SB5, a biosimilar to adalimumab (the reference product), is effectively equivalent and well tolerated by patients with moderate to severe rheumatoid arthritis (RA), according to a late-breaking abstract from the 2015 ACR/ARHP Annual Meeting. The report, led by veteran rheumatologist Michael Weinblatt, MD, is a needed threshold to continue researching the efficacy of biosimilars for patients with autoimmune diseases, particularly RA.
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This report “is critical because it demonstrates that companies can manufacture a biosimilar,” Dr. Weinblatt says. “The first biosimilar for rheumatoid arthritis … was recommended for approval by the U.S. FDA’s Arthritis Advisory Committee, so I think it’s just a matter of time before we see a number of these [drugs] going to the FDA and presumably getting approved.”
The study, “A Phase 3, Randomized, Double-Blind Clinical Study Comparing SB5, an Adalimumab Biosimilar, with Adalimumab Reference Product (Humira) in Patients with Moderate to Severe Rheumatoid Arthritis Despite Methotrexate Therapy (24-week Results),”1 found that the biosimilar SB5 was “well tolerated with similar safety profile (pharmacokinetics), and immunogenicity to [adalimumab].”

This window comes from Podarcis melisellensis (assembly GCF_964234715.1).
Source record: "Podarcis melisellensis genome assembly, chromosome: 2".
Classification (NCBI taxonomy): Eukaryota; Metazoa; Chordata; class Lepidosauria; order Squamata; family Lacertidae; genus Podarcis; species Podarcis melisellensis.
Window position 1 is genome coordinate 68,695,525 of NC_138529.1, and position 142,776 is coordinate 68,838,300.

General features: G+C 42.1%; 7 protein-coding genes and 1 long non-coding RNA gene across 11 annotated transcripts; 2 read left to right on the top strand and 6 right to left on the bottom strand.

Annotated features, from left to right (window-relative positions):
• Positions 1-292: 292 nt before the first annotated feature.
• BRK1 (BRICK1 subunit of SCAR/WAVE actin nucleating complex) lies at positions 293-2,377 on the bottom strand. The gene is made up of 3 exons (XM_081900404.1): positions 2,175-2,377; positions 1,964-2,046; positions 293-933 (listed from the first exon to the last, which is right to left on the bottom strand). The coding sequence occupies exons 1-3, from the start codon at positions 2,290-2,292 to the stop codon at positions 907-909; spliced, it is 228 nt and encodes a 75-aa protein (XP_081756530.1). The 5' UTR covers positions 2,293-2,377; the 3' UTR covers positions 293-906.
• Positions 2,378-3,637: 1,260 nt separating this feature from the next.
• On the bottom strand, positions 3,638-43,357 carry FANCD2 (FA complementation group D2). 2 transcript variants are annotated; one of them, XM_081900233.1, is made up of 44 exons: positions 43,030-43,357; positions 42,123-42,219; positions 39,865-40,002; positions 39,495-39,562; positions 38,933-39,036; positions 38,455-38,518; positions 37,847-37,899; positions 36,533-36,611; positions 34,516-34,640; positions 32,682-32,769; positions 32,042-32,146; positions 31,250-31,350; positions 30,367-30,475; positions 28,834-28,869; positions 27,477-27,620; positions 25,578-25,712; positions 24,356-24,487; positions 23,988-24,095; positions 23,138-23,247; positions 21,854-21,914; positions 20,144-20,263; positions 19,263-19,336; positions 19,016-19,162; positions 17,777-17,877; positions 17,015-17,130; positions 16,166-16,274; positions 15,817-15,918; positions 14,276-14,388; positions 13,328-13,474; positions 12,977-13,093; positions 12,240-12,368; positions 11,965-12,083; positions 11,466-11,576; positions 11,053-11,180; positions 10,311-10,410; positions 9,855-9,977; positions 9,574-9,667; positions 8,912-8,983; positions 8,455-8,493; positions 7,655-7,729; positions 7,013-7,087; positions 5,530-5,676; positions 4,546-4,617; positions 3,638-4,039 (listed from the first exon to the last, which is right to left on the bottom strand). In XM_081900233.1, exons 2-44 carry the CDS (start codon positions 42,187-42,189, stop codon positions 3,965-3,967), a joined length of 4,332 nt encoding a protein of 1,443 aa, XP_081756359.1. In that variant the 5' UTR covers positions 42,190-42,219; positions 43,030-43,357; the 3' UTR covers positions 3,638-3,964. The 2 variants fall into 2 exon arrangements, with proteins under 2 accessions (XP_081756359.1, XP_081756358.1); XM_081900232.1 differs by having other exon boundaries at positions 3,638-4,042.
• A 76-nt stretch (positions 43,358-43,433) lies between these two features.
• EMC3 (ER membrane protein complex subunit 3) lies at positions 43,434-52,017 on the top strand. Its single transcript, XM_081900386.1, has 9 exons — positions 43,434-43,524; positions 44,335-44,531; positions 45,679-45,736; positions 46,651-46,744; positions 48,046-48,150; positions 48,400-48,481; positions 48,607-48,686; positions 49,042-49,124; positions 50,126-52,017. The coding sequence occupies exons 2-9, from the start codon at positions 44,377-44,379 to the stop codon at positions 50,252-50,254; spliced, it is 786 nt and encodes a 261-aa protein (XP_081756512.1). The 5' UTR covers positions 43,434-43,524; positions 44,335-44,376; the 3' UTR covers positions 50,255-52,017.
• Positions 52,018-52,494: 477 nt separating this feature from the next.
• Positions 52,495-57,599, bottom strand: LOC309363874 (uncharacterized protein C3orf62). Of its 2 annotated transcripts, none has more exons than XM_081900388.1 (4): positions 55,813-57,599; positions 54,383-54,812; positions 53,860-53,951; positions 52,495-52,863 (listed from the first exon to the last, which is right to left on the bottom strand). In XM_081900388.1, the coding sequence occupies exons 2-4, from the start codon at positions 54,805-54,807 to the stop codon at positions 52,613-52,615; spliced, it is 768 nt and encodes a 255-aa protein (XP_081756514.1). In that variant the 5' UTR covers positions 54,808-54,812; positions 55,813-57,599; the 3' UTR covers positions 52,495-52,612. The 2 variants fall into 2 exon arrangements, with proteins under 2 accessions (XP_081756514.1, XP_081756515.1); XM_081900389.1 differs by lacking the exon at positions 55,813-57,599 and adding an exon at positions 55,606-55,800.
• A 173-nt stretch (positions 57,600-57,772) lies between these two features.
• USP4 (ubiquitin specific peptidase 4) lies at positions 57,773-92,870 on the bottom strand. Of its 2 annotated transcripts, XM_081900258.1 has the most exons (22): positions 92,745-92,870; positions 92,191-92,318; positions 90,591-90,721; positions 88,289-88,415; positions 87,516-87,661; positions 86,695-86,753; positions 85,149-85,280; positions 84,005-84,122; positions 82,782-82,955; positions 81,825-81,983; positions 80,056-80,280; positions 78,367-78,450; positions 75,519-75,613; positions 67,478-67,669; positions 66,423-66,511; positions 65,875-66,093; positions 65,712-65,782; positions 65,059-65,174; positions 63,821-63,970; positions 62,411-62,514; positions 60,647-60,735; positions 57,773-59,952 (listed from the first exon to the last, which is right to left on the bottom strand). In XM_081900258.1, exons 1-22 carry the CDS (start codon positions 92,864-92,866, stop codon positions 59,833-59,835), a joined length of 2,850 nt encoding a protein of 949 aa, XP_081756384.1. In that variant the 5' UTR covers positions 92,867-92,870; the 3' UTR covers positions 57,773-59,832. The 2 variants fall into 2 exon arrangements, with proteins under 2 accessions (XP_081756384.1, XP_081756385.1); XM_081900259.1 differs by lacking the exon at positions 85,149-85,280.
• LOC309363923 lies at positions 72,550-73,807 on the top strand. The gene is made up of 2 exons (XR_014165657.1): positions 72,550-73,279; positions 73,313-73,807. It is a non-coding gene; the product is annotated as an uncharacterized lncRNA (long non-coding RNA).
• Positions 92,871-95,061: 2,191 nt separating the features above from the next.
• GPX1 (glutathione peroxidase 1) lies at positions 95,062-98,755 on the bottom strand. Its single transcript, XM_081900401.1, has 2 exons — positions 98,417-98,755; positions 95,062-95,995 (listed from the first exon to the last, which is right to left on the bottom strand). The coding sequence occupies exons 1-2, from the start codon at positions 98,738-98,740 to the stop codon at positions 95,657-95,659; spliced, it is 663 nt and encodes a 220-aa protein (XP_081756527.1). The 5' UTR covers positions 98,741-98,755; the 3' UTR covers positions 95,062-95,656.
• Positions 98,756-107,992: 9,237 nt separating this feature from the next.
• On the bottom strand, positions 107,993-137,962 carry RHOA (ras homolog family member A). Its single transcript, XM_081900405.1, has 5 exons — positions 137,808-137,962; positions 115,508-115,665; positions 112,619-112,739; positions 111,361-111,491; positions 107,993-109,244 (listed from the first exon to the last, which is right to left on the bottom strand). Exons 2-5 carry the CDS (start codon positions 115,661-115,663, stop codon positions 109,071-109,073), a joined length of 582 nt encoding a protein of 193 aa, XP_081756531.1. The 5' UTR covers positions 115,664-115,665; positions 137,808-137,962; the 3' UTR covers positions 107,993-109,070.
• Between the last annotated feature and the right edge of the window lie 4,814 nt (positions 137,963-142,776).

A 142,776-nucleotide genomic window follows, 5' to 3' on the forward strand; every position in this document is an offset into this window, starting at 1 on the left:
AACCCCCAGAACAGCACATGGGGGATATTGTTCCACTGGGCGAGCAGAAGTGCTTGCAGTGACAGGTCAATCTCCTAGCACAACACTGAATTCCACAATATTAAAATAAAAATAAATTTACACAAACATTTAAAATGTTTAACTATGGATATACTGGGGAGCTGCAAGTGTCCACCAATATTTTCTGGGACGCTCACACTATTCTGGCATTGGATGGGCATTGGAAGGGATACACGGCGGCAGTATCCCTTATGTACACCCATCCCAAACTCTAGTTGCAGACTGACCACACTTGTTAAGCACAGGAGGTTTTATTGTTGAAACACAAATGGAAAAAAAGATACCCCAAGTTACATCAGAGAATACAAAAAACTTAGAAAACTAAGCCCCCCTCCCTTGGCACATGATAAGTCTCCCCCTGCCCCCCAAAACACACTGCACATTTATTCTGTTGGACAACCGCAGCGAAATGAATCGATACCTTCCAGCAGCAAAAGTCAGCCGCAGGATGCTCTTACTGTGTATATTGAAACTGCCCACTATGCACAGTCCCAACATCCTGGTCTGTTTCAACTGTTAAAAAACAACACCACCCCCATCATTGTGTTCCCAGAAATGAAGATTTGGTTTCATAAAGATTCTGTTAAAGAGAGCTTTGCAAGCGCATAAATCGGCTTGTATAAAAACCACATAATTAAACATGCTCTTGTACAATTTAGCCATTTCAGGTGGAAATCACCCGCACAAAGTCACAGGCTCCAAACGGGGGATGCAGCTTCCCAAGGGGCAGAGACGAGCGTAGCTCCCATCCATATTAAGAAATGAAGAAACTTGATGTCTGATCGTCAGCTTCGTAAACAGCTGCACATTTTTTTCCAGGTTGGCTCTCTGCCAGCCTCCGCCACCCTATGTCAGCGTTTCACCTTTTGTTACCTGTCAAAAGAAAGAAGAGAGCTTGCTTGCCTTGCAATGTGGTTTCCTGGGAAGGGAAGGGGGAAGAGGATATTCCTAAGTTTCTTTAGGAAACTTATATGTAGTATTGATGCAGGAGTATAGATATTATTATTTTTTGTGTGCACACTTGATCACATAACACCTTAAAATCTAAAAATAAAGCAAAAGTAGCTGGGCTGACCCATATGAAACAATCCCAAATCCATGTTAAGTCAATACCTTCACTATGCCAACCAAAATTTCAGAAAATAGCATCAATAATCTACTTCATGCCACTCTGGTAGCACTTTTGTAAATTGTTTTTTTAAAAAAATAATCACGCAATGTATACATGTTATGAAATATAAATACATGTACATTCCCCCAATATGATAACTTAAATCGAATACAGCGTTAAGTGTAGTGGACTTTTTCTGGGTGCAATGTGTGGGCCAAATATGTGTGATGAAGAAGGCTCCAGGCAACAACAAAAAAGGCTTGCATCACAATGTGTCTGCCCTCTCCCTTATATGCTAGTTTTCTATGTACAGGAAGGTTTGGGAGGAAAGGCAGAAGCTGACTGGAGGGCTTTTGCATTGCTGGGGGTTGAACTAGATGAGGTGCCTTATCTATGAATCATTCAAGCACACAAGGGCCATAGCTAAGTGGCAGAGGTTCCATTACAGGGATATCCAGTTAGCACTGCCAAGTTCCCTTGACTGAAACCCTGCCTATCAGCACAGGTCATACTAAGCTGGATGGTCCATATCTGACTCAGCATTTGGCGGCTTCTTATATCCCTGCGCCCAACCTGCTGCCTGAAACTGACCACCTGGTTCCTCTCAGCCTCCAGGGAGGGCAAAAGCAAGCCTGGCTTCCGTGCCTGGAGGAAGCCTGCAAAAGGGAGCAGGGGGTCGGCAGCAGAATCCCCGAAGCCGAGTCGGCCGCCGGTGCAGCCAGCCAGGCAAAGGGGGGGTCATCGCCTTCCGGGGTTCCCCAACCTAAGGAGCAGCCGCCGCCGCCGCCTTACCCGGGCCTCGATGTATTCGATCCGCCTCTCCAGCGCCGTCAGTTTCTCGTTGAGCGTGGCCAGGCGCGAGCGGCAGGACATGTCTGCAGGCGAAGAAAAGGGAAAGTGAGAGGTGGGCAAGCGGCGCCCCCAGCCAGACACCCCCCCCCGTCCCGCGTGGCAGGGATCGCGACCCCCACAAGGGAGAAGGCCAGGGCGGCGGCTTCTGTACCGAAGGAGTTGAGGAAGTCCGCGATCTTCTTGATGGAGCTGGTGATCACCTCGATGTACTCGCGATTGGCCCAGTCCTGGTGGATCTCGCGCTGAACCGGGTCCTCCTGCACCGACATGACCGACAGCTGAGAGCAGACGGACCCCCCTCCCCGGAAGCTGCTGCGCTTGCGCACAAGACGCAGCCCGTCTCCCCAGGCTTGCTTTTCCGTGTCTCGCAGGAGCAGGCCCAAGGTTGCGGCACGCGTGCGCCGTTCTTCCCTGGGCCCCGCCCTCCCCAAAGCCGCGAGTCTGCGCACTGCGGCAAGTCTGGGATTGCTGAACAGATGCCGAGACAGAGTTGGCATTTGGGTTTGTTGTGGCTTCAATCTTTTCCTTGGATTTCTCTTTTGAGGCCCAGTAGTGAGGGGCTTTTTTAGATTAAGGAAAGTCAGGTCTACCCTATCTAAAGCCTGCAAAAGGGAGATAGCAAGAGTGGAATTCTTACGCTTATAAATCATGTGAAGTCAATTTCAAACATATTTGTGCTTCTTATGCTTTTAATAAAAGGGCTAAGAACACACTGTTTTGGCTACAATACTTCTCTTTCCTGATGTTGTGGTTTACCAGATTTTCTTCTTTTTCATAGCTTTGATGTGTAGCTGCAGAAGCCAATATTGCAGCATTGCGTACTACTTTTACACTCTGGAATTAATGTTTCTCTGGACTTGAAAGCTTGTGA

Dr. Weinblatt says he was pleased with the outcome of the study, but the next step is research that examines whether patients can safely switch between biosimilars and the originator molecules. Even if switching is deemed safe and effective, the price for these treatment therapies will need to be reduced or there will be little real progress, he adds.
“The key is accessibility of care for patients,” Dr. Weinblatt says. “That should be the driving principle. And if biosimilars lead to substantive cost reductions for our patients so that more patients can access therapy, then that is going to be a great thing. If there’s no substantive price reduction in the United States with the biosimilars, then it doesn’t add anything.
“In Europe, we have already seen substantive price reductions … [However,] because we have a complicated healthcare system, I honestly don’t know whether the promise of biosimilars from a price standpoint will be actually reflected in our patients’ being able to access therapy with lower co-pays and easier access.”
Recently, the American College of Rheumatology (ACR) released a revised position statement that updates and clarifies the ACR’s positions on extrapolation, substitution, notification and the labeling of biosimilars. Since then, the College has continued to advocate for the safe adoption of these drugs, most recently at a U.S. Food and Drug Administration public hearing in February.